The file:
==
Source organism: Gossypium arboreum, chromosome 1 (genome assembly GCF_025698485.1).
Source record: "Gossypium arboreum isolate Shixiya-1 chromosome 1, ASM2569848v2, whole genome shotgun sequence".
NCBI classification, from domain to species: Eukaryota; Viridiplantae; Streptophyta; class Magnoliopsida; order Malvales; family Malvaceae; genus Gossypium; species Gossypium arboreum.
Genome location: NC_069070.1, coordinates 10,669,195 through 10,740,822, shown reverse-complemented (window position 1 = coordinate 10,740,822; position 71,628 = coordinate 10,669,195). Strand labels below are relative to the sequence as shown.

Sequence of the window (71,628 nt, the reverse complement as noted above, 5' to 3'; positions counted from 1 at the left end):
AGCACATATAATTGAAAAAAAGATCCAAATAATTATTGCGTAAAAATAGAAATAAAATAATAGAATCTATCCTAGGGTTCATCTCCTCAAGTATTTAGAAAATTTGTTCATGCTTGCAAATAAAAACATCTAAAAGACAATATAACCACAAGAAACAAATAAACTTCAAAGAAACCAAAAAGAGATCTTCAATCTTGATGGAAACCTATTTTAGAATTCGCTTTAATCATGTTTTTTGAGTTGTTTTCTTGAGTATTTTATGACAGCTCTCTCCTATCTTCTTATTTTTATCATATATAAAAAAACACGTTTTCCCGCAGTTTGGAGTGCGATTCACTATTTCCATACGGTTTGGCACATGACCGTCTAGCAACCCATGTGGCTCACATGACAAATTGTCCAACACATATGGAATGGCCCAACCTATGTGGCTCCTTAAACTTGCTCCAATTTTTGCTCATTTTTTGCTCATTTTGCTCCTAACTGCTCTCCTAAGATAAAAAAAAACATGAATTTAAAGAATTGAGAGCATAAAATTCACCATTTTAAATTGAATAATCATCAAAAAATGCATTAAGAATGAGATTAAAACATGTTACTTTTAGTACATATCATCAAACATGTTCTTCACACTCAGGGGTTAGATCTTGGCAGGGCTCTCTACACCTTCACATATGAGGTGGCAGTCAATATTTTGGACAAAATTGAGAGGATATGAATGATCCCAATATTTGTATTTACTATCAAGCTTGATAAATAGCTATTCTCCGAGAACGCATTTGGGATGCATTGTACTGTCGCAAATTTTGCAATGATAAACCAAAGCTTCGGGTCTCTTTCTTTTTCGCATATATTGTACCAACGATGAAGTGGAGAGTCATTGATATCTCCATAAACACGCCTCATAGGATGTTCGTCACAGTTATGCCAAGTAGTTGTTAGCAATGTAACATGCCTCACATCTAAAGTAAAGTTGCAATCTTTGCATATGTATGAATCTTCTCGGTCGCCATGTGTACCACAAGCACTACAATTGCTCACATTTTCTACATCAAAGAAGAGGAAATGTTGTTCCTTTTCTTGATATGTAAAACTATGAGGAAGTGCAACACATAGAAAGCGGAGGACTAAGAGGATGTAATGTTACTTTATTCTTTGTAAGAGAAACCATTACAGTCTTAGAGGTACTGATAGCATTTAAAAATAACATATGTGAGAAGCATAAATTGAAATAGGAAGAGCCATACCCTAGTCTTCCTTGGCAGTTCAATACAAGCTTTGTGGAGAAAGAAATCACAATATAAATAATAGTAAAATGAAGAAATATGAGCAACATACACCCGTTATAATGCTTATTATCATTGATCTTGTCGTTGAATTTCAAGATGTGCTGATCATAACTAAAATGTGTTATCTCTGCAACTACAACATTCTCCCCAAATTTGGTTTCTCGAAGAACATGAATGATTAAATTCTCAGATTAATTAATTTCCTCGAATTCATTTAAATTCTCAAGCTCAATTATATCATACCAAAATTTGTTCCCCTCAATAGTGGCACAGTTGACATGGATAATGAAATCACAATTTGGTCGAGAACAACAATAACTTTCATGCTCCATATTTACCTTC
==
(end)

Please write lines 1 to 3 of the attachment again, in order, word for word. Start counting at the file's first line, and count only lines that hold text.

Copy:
Source organism: Gossypium arboreum, chromosome 1 (genome assembly GCF_025698485.1).
Source record: "Gossypium arboreum isolate Shixiya-1 chromosome 1, ASM2569848v2, whole genome shotgun sequence".
NCBI classification, from domain to species: Eukaryota; Viridiplantae; Streptophyta; class Magnoliopsida; order Malvales; family Malvaceae; genus Gossypium; species Gossypium arboreum.